Changes coming to prevent misuse and abuse of Tahoe beaches
LAKE TAHOE, Nev./Calif. – Recent international news stories showed shocking images of volunteers and nonprofits removing thousands of pounds of litter from one Lake Tahoe beach following the July Fourth holiday.
The media coverage caused public outrage and drew widespread attention to the challenge of preventing litter at the iconic Sierra Nevada destination. Those same stories largely overlooked the good news: the vast majority of sites cleaned as part of the “Keep Tahoe Red, White & Blue” July 5th Beach Cleanup, hosted annually by the League to Save Lake Tahoe, were far less impacted.
This continues a multi-year trend toward cleaner beaches at many locations around the lake, thanks in large part to improved management and more responsible use by the public. Yet, the disgusting state of that single stretch of trash-choked shoreline, and the fact that League volunteers still find hundreds of pounds of beach litter, shows that more must be done quickly. The League to Save Lake Tahoe and USDA Forest Service’s Lake Tahoe Basin Management Unit are working both independently and collaboratively to stop the scenes of July 5th from happening again.
“What happened at Zephyr Shoals was absolutely unacceptable,” said Forest Supervisor Erick Walker from the USDA Forest Service, naming the National Forest location hardest hit with litter on July 4th. “Lake Tahoe is a national treasure, with 155,000 acres of public land that are open for everyone to enjoy. You wouldn’t empty a trash-filled cooler on your living room floor; it’s just as unthinkable to do it on a Tahoe beach.”
Over the last decade, land managers for many of Tahoe’s popular recreation sites have taken aggressive and effective steps to prevent user impacts, like adding more trash receptacles during busy days, improving developed recreation facilities, and actively enforcing alcohol prohibitions. That has squeezed irresponsible partygoers into smaller, less intensively managed sites, concentrating the impacts there. Zephyr Shoals, located on the lake’s southeastern shore, is a prime example.
To better serve the public and protect natural resources, the Forest Service announced that Zephyr Shoals will be managed by a concession beginning this fall for the first time, similar to other developed National Forest sites around the Tahoe Basin. With a concessionaire managing day-to-day operations under a permit with the Forest Service, the public will continue to have access, but can expect changes like managed parking, enhanced trash management, signage, sanitation services, and staffing.
Working in partnership, the League to Save Lake Tahoe, Forest Service and other stakeholders are going further to raise the bar for beach management across the Tahoe Basin. The organizations have made a multi-year commitment to “Tahoe Blue Beaches,” a new model that centers around:
- Education – Proactive outreach prior to and during high-use times, combined with physical signage that gets people’s attention and clearly communicates the “Tahoe way” to responsibly enjoy the outdoors and prevent the impacts of bad behavior.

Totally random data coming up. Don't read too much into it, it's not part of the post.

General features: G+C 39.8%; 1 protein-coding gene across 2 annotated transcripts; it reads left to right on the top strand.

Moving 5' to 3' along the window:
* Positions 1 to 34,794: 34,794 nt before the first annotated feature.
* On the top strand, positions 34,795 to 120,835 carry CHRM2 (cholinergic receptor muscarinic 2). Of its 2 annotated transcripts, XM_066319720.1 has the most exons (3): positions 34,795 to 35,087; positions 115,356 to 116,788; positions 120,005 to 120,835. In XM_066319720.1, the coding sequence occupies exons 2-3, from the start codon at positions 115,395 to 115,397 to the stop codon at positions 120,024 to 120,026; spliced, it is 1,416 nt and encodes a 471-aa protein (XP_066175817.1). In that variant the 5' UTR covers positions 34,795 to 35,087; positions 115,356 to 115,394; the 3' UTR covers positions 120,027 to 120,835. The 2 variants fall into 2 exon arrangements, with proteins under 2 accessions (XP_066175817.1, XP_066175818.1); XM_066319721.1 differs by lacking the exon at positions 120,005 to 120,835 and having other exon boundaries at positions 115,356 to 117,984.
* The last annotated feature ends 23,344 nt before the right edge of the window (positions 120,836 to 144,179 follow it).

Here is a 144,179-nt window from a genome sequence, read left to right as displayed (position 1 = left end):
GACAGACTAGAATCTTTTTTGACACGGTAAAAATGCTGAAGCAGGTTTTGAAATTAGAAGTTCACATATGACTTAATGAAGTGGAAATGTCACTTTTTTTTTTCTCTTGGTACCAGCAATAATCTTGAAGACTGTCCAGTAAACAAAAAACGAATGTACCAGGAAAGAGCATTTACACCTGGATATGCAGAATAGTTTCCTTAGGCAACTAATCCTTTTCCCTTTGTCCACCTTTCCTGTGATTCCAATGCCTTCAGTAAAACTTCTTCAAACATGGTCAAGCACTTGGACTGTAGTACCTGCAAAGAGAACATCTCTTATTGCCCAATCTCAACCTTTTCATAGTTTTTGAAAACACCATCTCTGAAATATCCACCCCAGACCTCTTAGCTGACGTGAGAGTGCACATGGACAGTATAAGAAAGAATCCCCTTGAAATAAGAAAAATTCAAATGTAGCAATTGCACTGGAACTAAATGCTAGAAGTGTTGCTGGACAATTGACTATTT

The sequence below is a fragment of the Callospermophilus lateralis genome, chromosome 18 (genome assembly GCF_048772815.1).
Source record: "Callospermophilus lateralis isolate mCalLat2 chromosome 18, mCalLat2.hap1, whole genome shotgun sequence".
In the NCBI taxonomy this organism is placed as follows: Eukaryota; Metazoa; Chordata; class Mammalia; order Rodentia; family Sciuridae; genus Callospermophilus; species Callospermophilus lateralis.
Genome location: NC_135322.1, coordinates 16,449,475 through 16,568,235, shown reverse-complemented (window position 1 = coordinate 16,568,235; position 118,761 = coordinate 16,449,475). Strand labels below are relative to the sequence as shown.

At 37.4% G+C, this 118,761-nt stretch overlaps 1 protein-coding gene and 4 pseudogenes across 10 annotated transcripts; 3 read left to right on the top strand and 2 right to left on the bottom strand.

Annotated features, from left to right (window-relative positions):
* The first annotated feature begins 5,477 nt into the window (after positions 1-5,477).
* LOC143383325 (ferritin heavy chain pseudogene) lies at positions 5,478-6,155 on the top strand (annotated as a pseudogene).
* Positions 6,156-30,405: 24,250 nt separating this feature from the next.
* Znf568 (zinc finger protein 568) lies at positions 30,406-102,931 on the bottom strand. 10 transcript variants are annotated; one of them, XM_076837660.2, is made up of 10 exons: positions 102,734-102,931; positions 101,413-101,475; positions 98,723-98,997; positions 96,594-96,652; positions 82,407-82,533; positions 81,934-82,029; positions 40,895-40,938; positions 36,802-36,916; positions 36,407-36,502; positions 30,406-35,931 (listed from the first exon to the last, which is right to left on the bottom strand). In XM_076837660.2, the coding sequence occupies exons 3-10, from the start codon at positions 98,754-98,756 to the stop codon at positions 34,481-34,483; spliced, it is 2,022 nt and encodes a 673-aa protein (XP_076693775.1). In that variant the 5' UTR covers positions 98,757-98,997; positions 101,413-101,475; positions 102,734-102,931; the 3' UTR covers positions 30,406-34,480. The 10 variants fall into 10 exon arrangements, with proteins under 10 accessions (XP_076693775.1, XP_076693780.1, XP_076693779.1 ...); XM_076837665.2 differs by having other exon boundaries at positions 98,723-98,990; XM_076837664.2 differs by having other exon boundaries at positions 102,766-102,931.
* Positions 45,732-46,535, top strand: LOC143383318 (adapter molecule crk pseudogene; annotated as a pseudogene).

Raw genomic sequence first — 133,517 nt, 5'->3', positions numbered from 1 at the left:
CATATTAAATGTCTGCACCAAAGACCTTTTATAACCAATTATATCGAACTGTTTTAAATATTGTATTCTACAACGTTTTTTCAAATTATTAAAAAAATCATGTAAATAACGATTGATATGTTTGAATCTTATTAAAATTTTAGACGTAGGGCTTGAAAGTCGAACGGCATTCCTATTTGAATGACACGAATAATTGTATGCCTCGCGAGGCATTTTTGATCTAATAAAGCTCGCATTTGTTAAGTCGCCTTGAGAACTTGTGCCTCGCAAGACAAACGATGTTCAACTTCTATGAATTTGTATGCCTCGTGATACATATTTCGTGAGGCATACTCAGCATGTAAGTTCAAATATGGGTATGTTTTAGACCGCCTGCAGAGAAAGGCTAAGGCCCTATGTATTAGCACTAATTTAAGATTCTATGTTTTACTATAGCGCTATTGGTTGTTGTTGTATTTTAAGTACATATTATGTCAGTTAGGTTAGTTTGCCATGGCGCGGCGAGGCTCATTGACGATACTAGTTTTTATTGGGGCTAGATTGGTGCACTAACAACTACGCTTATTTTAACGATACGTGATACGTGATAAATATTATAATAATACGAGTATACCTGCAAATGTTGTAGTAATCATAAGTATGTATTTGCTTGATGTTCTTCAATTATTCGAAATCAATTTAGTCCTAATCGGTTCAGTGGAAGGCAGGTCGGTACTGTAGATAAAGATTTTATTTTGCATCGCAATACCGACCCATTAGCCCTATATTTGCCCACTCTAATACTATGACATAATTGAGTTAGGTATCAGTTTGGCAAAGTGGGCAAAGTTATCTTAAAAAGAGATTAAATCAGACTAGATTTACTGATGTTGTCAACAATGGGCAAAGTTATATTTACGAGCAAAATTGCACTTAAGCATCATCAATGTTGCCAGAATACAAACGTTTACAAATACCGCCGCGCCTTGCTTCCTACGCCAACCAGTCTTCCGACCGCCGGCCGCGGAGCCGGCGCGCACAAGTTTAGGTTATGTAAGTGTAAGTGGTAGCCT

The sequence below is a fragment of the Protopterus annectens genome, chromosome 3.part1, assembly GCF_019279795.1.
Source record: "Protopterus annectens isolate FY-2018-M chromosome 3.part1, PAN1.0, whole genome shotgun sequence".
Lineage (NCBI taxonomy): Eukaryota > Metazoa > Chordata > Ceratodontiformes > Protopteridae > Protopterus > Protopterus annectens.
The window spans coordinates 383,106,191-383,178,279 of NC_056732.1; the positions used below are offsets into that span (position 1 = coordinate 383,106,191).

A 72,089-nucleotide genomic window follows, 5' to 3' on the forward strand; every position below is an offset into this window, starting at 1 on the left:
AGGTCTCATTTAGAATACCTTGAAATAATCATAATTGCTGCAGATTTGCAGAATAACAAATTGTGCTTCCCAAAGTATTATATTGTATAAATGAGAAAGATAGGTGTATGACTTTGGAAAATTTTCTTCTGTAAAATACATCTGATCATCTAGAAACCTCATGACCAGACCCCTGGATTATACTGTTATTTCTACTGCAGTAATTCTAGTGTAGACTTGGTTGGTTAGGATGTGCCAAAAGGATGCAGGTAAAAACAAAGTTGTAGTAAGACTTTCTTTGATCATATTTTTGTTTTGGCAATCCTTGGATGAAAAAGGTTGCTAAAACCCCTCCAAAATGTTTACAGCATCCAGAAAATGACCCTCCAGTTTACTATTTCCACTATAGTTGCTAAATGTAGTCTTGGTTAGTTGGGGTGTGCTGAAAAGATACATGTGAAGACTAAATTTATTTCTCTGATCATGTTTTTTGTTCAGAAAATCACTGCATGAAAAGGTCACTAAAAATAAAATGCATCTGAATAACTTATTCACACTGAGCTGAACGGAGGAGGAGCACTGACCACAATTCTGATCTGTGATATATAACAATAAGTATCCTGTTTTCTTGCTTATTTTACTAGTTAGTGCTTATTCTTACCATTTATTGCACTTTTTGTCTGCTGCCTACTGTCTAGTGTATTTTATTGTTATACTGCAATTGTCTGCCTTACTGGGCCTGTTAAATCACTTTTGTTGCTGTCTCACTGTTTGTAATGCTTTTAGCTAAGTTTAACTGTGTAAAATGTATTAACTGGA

- Engineering – Adding trash cans, dumpsters, restrooms, and the staffing required for upkeep, along with designing access points that fit the natural contours of the site, because paved roads and buildings are not right for everywhere in Tahoe.
- Enforcement – Enforcing rules and regulations to ensure public lands aren’t misused or abused, following education and engineering.
The use of innovative technologies and techniques, including the [keeptahoeblue.org/bebot]BEBOT beach-cleaning robot, brought to Tahoe by the League and ECO-CLEAN Solutions, will complement other improvements. Taken together, this elevated management will define what it means to be called a “Tahoe Blue Beach,” a place where the environment is respected, protected, and enjoyed. The League will publicly recognize beaches and businesses that take these extra steps to Keep Tahoe Blue for the future.
“As the public’s interest in Tahoe continues to climb, it’s increasingly important that people who enjoy this special place also do their part to take care of it,” said Public Services Staff Officer Daniel Cressy from the USDA Forest Service. “Promoting this goal is one of the core pillars of the Lake Tahoe Destination Stewardship Plan, and one way we’ll reach our shared vision for Tahoe as a healthy, thriving, welcoming place.”
The League and USDA Forest Service’s Lake Tahoe Basin Management Unit ask that everyone do their part to take care of Tahoe, set positive examples, and leverage their influence to inspire responsible enjoyment of Tahoe and other special places. Volunteers and partner organizations who participated in the League’s July 5th cleanup are modeling that stewardship behavior for others to follow.
“Every year, I hear from people who plan their vacations so they can join our cleanup on July 5th. It’s become their families’ tradition,” said Marilee Movius, senior community engagement manager for the League. “This year, it was also amazing that so many folks responded to posts on social media by dropping everything to join our cleanup. We hope everyone will follow their lead by not littering in the first place and taking small, simple actions to leave Tahoe better than they found it. That’s the Tahoe way.”
Anyone can do their part to Keep Tahoe Blue, whether they have five hours to spare or only five minutes. Visit keeptahoeblue.org/tahoebluegooder to learn how.
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